Aging involves the progressive deterioration of multiple organismal functions; chief among them is the ability to maintain cellular and tissue homeostasis. Because observable aging-related phenotypes are caused by changes in hundreds, if not thousands of molecular components and interactions among them, a network-based systems analysis is needed to describe and study how dynamic properties of genetic networks change across lifespan. To address this challenge, we will combine modeling and experimentation to capture the complexity of the deterioration of cellular processes as an organism ages, which promises to reveal features of aging biology that are unlikely to be captured with single-gene approaches. We focus on the proteostasis network (PN), a large set of molecular processes that determine the integrity of the proteome, because deterioration of the proteome reverberates through all cellular processes and is a central player in aging and aging-related diseases. We will analyze the network dynamics and emergent properties of the complex proteostasis system using modeling, organismal biology and quantitative genomes in the nematode Caenorhabditis elegans in the following three aims: (1) To identify the mechanisms of developmental acceleration. We will use whole-animal transcriptomics to establish the dynamics of response to proteotoxic stress in young animals and determine the features that deteriorate during aging. Then, using experimental data, we will develop a quantitative model that will relate changes in dynamics of gene expression to cellular manifestation of loss of proteostasis. This framework will allow us to investigate the origins of variability among individuals in age-related decline. (2) To define the neuroendocrine signals that control the germline. We will develop a quantitative understanding of the effects of insults to specific tissues on aging at the organismal level, by tissue specific damage or enhancement of the PN, to establish whether insults work synergistically, independently or antagonistically. (3) Validation of the systems properties of the proteostasis network to predict organismal decline and gene editing of network components to ameliorate aging. Because predicting the course of aging remains a challenge, we will leverage the power of our unique panel of hundreds of natural strains to test whether the diagnostic tools we devised can accurately predict PN genotypes that are particularly prone to premature decline in proteostasis. After determining the components of the PN that are altered across natural strains, we will correct the natural genetic variants that cause PN malfunction with the goal of improving physiological performance in genetic backgrounds that would otherwise experience early demise. These experiments will serve as a test case for developing individualized interventions for healthy aging.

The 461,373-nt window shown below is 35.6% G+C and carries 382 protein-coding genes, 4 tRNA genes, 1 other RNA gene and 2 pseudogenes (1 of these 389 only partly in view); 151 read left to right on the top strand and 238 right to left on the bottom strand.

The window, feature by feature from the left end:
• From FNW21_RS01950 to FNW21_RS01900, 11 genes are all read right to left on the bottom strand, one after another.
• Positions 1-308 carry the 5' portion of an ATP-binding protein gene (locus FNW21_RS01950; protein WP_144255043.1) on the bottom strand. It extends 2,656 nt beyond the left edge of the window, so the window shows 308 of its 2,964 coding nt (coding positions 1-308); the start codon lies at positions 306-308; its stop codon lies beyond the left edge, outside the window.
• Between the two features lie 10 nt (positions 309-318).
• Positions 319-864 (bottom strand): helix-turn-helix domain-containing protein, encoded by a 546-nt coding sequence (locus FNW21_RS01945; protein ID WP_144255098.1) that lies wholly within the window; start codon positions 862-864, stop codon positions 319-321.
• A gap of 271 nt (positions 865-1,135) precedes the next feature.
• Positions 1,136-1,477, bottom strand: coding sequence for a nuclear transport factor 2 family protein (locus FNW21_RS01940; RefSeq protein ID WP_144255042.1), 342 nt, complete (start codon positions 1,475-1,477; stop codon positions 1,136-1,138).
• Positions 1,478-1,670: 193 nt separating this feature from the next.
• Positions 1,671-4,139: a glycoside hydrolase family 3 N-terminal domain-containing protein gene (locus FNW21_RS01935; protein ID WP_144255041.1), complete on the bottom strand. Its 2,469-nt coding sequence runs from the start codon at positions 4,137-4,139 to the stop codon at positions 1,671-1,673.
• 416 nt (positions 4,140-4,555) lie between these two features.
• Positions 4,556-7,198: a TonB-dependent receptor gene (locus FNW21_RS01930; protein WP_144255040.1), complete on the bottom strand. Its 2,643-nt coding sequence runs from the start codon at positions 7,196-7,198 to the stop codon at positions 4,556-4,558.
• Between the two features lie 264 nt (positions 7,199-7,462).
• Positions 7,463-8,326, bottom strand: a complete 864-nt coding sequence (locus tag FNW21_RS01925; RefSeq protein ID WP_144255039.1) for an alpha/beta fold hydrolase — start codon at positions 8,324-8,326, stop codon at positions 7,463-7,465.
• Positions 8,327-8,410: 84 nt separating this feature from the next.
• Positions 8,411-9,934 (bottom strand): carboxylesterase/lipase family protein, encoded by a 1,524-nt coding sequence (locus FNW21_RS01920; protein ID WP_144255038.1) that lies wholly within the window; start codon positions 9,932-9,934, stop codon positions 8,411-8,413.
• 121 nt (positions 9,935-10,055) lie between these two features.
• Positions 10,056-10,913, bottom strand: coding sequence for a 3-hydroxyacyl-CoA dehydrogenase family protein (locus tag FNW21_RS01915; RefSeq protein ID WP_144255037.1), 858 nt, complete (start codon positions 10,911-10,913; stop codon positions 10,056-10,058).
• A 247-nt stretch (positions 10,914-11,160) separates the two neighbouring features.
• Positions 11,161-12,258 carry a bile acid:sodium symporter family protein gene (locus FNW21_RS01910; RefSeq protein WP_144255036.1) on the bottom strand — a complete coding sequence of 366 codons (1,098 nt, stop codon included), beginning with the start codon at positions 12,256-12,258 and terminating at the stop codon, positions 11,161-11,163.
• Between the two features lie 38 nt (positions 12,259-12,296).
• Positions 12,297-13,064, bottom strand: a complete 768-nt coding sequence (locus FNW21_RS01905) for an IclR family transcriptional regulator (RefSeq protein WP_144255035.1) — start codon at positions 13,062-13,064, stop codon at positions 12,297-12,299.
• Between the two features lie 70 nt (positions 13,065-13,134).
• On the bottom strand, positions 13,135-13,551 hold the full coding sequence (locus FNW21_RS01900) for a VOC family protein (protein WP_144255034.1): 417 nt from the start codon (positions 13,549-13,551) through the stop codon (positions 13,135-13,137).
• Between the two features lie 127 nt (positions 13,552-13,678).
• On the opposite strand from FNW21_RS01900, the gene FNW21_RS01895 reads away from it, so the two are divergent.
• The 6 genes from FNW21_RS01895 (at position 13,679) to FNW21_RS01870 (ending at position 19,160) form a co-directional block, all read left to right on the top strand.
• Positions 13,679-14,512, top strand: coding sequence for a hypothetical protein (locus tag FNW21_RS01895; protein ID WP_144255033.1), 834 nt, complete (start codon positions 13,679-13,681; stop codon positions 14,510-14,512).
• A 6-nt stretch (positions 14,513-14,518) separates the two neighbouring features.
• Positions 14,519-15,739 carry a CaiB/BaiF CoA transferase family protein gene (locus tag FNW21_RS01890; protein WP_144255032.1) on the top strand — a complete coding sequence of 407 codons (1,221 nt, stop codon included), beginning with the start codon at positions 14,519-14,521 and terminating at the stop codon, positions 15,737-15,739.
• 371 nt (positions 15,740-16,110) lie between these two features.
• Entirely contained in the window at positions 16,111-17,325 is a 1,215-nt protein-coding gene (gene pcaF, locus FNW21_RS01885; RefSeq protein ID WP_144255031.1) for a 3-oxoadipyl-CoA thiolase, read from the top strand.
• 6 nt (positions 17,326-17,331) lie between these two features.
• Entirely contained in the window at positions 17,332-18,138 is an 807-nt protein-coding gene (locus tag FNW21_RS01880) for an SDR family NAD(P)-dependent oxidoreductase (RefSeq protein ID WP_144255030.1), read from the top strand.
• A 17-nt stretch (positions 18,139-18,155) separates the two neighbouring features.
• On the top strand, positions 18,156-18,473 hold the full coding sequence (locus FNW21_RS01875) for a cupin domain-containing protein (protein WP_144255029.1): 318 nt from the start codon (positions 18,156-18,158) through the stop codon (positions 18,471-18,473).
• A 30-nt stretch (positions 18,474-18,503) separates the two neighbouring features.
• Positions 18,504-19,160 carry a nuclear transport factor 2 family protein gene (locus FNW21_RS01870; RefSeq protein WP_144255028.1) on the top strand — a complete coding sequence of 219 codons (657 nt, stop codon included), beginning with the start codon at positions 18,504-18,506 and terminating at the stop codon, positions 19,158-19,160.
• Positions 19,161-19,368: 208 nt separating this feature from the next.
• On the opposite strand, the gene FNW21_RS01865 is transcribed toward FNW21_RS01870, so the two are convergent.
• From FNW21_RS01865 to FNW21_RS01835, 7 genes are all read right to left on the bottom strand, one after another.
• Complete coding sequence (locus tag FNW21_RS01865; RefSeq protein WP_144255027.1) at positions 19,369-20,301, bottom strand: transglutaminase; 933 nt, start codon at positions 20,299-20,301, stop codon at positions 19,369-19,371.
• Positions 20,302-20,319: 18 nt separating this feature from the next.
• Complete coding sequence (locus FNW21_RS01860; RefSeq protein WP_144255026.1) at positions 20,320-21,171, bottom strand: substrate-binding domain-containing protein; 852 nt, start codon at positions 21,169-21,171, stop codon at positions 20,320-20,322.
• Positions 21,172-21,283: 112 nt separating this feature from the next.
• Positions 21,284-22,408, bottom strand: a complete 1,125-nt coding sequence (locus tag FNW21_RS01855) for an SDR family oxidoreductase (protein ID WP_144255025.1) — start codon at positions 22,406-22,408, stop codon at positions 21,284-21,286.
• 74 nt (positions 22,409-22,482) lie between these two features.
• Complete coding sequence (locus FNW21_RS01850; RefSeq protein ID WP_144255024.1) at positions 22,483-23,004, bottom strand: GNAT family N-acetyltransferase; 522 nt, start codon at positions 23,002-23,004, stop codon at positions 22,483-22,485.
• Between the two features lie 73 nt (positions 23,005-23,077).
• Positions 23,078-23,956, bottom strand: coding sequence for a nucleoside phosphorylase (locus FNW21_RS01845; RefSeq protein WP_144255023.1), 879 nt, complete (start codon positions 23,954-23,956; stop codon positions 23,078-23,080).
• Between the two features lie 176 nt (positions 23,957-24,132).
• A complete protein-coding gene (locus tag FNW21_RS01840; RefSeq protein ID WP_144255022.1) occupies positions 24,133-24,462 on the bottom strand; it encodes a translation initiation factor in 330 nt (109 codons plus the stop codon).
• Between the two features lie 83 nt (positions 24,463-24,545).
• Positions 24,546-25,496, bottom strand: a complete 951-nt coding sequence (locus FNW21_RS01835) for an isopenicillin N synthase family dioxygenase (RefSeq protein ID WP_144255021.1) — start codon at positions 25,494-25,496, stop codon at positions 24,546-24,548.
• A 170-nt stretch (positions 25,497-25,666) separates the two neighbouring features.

|Effective start/end date||7/1/18 → 6/30/22|
- National Institute of General Medical Sciences (3R01GM126125-01A1S1)